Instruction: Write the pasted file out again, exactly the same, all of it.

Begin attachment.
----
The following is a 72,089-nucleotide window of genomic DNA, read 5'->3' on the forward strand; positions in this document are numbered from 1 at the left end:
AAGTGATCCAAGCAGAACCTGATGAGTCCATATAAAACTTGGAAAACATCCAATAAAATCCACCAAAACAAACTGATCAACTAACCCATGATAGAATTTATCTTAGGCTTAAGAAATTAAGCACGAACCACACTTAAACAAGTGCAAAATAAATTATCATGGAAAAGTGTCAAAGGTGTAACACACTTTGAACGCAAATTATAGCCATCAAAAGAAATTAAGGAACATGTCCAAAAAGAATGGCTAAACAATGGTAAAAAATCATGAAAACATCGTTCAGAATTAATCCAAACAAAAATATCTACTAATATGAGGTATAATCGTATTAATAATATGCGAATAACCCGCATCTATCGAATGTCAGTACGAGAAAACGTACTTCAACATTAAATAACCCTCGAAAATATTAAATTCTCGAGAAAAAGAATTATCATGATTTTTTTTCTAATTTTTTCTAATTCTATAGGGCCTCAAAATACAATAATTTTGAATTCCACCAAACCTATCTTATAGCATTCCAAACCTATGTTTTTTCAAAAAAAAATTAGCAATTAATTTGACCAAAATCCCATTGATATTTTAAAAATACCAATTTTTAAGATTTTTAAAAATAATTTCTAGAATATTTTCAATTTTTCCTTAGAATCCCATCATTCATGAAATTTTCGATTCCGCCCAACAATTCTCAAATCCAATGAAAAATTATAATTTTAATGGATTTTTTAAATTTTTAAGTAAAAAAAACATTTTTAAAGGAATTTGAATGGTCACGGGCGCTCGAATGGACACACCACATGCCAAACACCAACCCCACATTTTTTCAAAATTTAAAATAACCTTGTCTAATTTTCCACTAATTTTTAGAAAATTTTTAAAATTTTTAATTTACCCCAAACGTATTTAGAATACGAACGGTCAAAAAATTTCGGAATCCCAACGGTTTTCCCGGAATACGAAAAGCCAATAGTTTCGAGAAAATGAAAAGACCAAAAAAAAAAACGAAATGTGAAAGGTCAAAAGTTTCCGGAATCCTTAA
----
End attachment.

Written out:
The following is a 72,089-nucleotide window of genomic DNA, read 5'->3' on the forward strand; positions in this document are numbered from 1 at the left end:
AAGTGATCCAAGCAGAACCTGATGAGTCCATATAAAACTTGGAAAACATCCAATAAAATCCACCAAAACAAACTGATCAACTAACCCATGATAGAATTTATCTTAGGCTTAAGAAATTAAGCACGAACCACACTTAAACAAGTGCAAAATAAATTATCATGGAAAAGTGTCAAAGGTGTAACACACTTTGAACGCAAATTATAGCCATCAAAAGAAATTAAGGAACATGTCCAAAAAGAATGGCTAAACAATGGTAAAAAATCATGAAAACATCGTTCAGAATTAATCCAAACAAAAATATCTACTAATATGAGGTATAATCGTATTAATAATATGCGAATAACCCGCATCTATCGAATGTCAGTACGAGAAAACGTACTTCAACATTAAATAACCCTCGAAAATATTAAATTCTCGAGAAAAAGAATTATCATGATTTTTTTTCTAATTTTTTCTAATTCTATAGGGCCTCAAAATACAATAATTTTGAATTCCACCAAACCTATCTTATAGCATTCCAAACCTATGTTTTTTCAAAAAAAAATTAGCAATTAATTTGACCAAAATCCCATTGATATTTTAAAAATACCAATTTTTAAGATTTTTAAAAATAATTTCTAGAATATTTTCAATTTTTCCTTAGAATCCCATCATTCATGAAATTTTCGATTCCGCCCAACAATTCTCAAATCCAATGAAAAATTATAATTTTAATGGATTTTTTAAATTTTTAAGTAAAAAAAACATTTTTAAAGGAATTTGAATGGTCACGGGCGCTCGAATGGACACACCACATGCCAAACACCAACCCCACATTTTTTCAAAATTTAAAATAACCTTGTCTAATTTTCCACTAATTTTTAGAAAATTTTTAAAATTTTTAATTTACCCCAAACGTATTTAGAATACGAACGGTCAAAAAATTTCGGAATCCCAACGGTTTTCCCGGAATACGAAAAGCCAATAGTTTCGAGAAAATGAAAAGACCAAAAAAAAAAACGAAATGTGAAAGGTCAAAAGTTTCCGGAATCCTTAA